Electromagnetic theory is a discipline concerned with the study of charges at rest and in motion. Electromagnetic principles are fundamental to the study of electrical engineering and physics.

**ELECTROMAGNETIC THEORY**

**INTRODUCTION**

**Electromagnetic theory **is a discipline concerned with the study of charges at rest and in** **motion. Electromagnetic principles are fundamental to the study of electrical engineering and physics. Electromagnetic theory is also indispensable to the understanding, analysis and design of various electrical, electromechanical and electronic systems. Some of the branches of study where

Electromagnetic principles find applications are:

1. RF communication

2. Microwave Engineering

3. Antennas

4. Electrical Machines

5. Satellite Communication

6. Atomic and nuclear research

7. Radar Technology

8. Remote sensing

9. EMI EMC

10. Quantum Electronics

11. VLSI

Electromagnetic theory is a prerequisite for a wide spectrum of studies in the field of Electrical Sciences and Physics. Electromagnetic theory can be thought of as generalization of circuit theory. There are certain situations that can be handled exclusively in terms of field theory. In electromagnetic theory, the quantities involved can be categorized as **source quantities** and **field** **quantities**. Source of electromagnetic field is electric charges: either at rest or in motion. However** **an electromagnetic field may cause a redistribution of charges that in turn change the field and hence the separation of cause and effect is not always visible.

*Sources of EMF:*

· Current carrying conductors.

· Mobile phones.

· Microwave oven.

· Computer and Television screen.

· High voltage Power lines.

*Effects of Electromagnetic fields:*

· Plants and Animals.

· Humans.

· Electrical components.

*Fields are classified as*

· Scalar field

· Vector field.

Electric charge is a fundamental property of matter. Charge exist only in positive or negative integral multiple of **electronic charge**, -e, e= 1.60 × 10-19 coulombs. [It may be noted here that in 1962, Murray Gell-Mann hypothesized **Quarks** as the basic building blocks of matters. Quarks were predicted to carry a fraction of electronic charge and the existence of Quarks have been experimentally verified.] Principle of conservation of charge states that the total charge (algebraic sum of positive and negative charges) of an isolated system remains unchanged, though the charges may redistribute under the influence of electric field. Kirchhoff's Current Law (KCL) is an assertion of the conservative property of charges under the implicit assumption that there is no accumulation of charge at the junction.

Electromagnetic theory deals directly with the electric and magnetic field vectors where as circuit theory deals with the voltages and currents. Voltages and currents are integrated effects of electric and magnetic fields respectively. Electromagnetic field problems involve three space variables along with the time variable and hence the solution tends to become correspondingly complex. Vector analysis is a mathematical tool with which electromagnetic concepts are more conveniently expressed and best comprehended. Since use of vector analysis in the study of electromagnetic field theory results in real economy of time and thought, we first introduce the concept of vector analysis.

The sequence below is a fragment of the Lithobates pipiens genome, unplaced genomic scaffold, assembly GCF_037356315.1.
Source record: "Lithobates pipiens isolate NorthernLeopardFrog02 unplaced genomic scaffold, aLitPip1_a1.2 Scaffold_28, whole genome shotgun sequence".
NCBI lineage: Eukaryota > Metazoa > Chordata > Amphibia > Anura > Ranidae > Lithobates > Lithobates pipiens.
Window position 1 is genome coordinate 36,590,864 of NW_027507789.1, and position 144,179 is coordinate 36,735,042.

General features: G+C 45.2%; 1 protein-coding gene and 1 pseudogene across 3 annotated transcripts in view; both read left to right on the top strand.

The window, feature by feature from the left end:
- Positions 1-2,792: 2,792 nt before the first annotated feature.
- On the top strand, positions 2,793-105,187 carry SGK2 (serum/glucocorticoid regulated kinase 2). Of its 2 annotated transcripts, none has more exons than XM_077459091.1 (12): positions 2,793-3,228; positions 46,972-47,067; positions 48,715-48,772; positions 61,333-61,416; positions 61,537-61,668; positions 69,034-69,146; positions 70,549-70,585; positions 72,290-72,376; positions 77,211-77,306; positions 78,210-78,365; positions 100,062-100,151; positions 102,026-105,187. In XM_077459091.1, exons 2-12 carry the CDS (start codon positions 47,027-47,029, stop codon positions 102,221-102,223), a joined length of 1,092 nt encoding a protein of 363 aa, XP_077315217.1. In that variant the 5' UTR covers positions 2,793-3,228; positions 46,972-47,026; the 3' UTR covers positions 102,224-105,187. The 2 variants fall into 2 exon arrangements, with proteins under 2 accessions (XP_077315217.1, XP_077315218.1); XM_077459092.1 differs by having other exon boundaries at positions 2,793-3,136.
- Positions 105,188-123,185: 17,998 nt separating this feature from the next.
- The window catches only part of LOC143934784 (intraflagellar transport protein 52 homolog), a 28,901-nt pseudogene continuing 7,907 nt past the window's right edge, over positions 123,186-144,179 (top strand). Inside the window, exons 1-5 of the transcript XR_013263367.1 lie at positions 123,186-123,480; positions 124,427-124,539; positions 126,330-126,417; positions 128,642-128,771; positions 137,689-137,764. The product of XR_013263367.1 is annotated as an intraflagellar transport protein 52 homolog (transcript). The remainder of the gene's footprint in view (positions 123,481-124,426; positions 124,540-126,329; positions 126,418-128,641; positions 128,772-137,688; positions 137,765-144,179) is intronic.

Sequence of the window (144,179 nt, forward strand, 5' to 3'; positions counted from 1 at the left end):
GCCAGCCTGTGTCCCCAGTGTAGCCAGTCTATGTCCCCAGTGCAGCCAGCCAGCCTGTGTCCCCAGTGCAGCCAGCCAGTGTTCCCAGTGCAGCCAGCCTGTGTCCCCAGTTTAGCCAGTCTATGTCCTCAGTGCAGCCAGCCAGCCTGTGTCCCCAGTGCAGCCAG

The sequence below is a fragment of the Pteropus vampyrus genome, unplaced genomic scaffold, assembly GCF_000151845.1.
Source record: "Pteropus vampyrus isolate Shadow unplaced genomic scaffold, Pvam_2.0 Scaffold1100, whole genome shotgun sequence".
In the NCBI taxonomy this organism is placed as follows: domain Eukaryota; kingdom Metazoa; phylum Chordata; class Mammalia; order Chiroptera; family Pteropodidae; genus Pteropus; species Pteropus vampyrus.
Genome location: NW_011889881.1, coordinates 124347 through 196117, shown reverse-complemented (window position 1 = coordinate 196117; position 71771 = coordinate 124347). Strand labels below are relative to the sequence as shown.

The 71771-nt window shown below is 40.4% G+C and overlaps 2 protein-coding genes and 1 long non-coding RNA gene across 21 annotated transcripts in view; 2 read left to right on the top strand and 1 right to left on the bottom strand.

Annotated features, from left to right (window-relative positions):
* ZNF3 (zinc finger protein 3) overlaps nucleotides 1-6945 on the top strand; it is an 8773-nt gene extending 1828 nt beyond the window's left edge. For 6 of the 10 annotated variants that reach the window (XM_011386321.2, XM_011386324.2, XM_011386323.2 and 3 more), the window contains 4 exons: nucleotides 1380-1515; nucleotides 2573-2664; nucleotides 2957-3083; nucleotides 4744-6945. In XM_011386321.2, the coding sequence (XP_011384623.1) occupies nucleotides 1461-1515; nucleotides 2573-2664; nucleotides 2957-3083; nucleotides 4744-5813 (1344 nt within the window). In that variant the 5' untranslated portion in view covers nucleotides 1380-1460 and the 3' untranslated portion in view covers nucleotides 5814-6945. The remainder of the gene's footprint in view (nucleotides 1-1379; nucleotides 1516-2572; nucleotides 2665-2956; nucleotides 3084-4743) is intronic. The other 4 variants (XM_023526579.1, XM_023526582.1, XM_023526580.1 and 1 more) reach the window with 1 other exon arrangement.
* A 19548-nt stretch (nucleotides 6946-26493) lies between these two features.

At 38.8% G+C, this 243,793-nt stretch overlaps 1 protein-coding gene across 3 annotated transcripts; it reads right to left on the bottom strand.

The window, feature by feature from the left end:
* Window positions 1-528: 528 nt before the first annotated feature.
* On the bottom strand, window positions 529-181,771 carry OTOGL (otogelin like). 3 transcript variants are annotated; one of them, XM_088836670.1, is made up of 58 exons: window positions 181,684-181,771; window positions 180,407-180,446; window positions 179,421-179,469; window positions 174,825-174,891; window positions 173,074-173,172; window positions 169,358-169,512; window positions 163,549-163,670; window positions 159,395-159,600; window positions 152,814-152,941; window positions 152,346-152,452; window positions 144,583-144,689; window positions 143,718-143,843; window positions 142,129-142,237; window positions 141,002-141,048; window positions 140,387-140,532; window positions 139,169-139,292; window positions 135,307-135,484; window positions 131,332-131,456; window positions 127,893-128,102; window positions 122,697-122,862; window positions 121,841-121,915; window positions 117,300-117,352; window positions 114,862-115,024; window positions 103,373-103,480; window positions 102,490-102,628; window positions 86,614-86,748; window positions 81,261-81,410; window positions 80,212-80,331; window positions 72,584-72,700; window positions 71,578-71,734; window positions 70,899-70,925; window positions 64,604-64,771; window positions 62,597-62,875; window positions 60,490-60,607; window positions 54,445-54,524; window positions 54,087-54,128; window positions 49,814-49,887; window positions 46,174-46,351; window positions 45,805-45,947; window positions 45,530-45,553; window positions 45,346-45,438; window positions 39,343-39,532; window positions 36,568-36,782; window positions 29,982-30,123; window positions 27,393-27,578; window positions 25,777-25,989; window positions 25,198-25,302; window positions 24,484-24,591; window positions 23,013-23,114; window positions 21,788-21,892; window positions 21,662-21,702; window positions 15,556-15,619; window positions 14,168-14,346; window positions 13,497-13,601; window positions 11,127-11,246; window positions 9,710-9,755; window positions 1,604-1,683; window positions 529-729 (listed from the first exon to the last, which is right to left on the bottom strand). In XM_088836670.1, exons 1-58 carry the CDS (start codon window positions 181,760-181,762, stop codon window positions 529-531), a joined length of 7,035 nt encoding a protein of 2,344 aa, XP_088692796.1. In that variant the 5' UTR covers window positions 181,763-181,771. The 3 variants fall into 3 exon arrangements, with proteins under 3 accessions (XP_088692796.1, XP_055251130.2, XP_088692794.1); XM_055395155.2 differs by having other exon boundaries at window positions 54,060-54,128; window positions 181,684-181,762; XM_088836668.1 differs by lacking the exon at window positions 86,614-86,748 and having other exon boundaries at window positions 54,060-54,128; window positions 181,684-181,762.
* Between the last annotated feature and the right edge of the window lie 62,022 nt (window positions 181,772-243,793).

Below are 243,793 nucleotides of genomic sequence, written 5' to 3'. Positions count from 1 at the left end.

**Vector Analysis:**

The quantities that we deal in electromagnetic theory may be either **scalar** or **vectors** [There are other class of physical quantities called **Tensors**: where magnitude and direction vary with co ordinate axes]. Scalars are quantities characterized by magnitude only and algebraic sign. A quantity that has direction as well as magnitude is called a vector. Both scalar and vector quantities are function of *time* and *position* . A field is a function that specifies a particular quantity everywhere in a region. Depending upon the nature of the quantity under consideration, the field may be a vector or a scalar field. Example of scalar field is the electric potential in a region while electric or magnetic fields at any point is the example of vector field.

Let us see the animations in the next pages for the addition of two vectors, which has two rules:

**1: Parallelogram law** and **2: Head & tail rule**

**Co-ordinate Systems**

In order to describe the spatial variations of the quantities, we require using appropriate co-ordinate system. A point or vector can be represented in a **curvilinear** coordinate system that may be **orthogonal** or **non-orthogonal** .

An orthogonal system is one in which the co-ordinates are mutually perpendicular. Non-orthogonal co-ordinate systems are also possible, but their usage is very limited in practice .

Let *u* = constant, *v* = constant and *w* = constant represent surfaces in a coordinate system, the surfaces may be curved surfaces in general. Furthur, let

be the unit vectors in the three coordinate directions(base vectors). In a general right handed orthogonal curvilinear systems, the vectors satisfy the following relations :

These equations are not independent and specification of one will automatically imply the other two. Furthermore, the following relations hold

In general *u*, *v* and *w* may not represent length. We multiply *u*, *v* and *w* by conversion factors *h*1,*h*2 and *h*3 respectively to convert differential changes d*u*, d*v* and d*w* to corresponding changes in length d*l*1, d*l*2, and d*l*3. Therefore

**In the following sections we discuss three most commonly used orthogonal co-ordinate systems, viz:**